Plagiarism is a serious form of misconduct affecting the integrity of medical literature. The true prevalence, however, is of relevance. A study conducted in 2009, screened manuscripts submitted to the Croatian Medical Journal for plagiarism and it reported an 11% rate of plagiarised manuscripts over 2 years using an electronic software for plagiarism analysis as their tool.[12] Different reasons were shown to be associated with higher ATP which includes lack of awareness in research ethics and writing,[13],[14] knowledge of avoiding plagiarism,[15] poor language or language barrier [11] and finally distinctive cultural influence.[16]

Plagiarism can take different forms in which intentional and unintentional forms were described. Intentional types were shown to include mosaic plagiarism, idea plagiarism, text plagiarism and finally, self-plagiarism.[17]

Recently, with the advancement in technology and information systems, the Internet has become a major source of plagiarism with easy access to different lectures and manuscripts. In exploring plagiarism using information technology (IT), undergraduate students generally reported leaning towards intellectual property violation, contrary to when IT is not used. With the use of IT means, students reported that it is more acceptable for them to cheat than others. When no such technology is involved, these results take the opposite direction. This has led to emerging efforts to introduce ethics of using IT systems in the students' curriculum that can help reduce this issue.[18] The use of such utility in the same time is a major tool to eradicate plagiarism.[6] Many web-based and commercial software are currently available with fees or without fees for checking and cross-screening different manuscripts for related contents to help detect plagiarised content [17] such as; Turnitin,[19] iThenticate,[20] Plagiarism detect,[17] CrossCheck,[21] Plagiarism Checker X,[17] Plagiarisma [17] and eTBLAST.[22] The utility and availability of such service among different institutes could help decrease this problem.[23]

Awareness and teaching ethical principles were found to be effective in controlling plagiarism.[24] Others have investigated the utility of behavioural manipulation through instructional courses, which showed the potential ability to avoid such acts.[25] Universities and teaching institutions' adoption of clear and at the same time strict policies against such acts of plagiarism are also required to diminish this incidence.[1] Strict implementation and understanding of such policies by academic tutors is necessary to affect students' behaviour and acknowledging plagiarism as an unethical act.[26]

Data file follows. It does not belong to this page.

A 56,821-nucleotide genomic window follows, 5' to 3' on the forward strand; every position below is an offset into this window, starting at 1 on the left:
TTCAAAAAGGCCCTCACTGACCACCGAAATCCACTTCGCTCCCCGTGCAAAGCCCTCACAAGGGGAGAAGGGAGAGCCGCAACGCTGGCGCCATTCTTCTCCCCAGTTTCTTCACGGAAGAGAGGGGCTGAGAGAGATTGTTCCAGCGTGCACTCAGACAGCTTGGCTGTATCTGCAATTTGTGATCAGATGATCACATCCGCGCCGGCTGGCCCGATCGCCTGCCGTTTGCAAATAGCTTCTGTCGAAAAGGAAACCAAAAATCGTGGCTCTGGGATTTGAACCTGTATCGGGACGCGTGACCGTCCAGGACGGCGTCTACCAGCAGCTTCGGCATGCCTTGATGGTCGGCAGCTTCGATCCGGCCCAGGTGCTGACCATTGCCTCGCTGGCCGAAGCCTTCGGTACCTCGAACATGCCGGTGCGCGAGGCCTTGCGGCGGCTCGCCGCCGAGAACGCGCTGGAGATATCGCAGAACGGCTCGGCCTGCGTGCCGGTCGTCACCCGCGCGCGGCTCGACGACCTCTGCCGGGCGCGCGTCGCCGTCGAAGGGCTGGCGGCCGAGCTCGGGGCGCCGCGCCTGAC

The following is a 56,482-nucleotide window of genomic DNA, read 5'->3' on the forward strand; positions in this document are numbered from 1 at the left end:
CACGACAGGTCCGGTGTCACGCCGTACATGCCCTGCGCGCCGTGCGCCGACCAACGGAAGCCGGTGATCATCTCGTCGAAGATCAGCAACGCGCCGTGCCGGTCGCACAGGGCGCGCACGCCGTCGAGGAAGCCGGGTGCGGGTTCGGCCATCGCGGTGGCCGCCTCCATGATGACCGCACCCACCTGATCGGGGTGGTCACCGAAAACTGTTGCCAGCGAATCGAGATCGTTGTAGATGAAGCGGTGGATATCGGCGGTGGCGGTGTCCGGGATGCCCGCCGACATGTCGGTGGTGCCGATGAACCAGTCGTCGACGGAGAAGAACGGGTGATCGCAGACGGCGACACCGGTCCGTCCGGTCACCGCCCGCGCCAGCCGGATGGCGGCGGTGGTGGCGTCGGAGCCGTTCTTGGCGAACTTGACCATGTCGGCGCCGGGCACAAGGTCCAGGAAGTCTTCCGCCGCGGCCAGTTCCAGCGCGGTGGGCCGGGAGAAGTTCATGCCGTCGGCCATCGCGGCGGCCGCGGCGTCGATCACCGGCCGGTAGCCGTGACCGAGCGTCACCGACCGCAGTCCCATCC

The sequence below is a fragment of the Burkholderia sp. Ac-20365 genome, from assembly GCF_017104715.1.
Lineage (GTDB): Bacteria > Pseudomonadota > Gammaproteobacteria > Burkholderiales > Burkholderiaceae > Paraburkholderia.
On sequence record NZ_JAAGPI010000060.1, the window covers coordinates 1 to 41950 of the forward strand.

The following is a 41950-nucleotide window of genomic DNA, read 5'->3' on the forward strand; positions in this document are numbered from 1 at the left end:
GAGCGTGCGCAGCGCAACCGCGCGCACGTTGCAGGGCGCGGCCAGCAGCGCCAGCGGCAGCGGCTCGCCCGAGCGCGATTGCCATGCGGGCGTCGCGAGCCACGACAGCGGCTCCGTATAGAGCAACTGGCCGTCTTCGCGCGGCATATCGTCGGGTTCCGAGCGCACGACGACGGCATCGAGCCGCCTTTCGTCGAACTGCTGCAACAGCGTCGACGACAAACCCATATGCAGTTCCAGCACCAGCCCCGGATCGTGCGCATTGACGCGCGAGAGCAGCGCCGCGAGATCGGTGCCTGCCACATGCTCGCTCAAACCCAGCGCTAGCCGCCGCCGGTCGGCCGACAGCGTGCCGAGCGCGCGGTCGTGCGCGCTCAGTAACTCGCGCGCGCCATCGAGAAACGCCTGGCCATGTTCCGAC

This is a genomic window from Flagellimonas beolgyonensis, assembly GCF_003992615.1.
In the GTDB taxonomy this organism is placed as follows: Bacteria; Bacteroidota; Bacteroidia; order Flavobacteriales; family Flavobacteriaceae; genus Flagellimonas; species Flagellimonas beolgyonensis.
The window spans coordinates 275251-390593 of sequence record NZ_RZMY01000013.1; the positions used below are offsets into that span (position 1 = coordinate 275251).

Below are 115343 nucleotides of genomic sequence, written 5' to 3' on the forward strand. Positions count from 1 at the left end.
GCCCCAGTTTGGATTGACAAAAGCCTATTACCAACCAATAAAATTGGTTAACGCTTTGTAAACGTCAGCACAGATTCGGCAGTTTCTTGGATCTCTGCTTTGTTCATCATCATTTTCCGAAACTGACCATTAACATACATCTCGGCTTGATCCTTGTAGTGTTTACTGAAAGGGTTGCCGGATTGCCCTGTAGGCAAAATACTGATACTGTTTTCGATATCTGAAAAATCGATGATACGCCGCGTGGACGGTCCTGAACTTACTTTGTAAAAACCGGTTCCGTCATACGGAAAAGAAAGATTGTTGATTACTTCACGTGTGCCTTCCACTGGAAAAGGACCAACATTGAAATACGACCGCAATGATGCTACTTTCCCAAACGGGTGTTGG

This study was conducted in a single centre which is among the limitations of this article, however, larger scale assessment could further help estimate the true prevalence of such an issue. Keeping this in mind, we have shown a serious matter in which further efforts are needed such as: awareness campaigns, leaflets, rules and regulation, including potential penalties directly related towards plagiarism.


This is the first study that aims to assess the tendency of local plagiarism practice in Saudi Arabia. Our assessment showed a generalised tendency to plagiarise even if a respondent had received courses in medical writing, research ethics and/or published a manuscript. These findings signify the need for proper education at earlier levels about the definition, practice and effects of plagiarism and how it can have devastating impacts on the literature and ways to avoid it. Lack of plagiarism detection tools plays a significant role. Many institutes and journals have implemented these platforms to cross-check assignments or submissions in order to help detect and eradicate such an act.

Financial support and sponsorship

The study was supported by the College of Medicine Research Center, Deanship of Scientific Research, King Saud University, Riyadh, Saudi Arabia. This study was approved by the Ethics Committee at the Medical College of King Saud University.

Conflicts of interest

There are no conflicts of interest.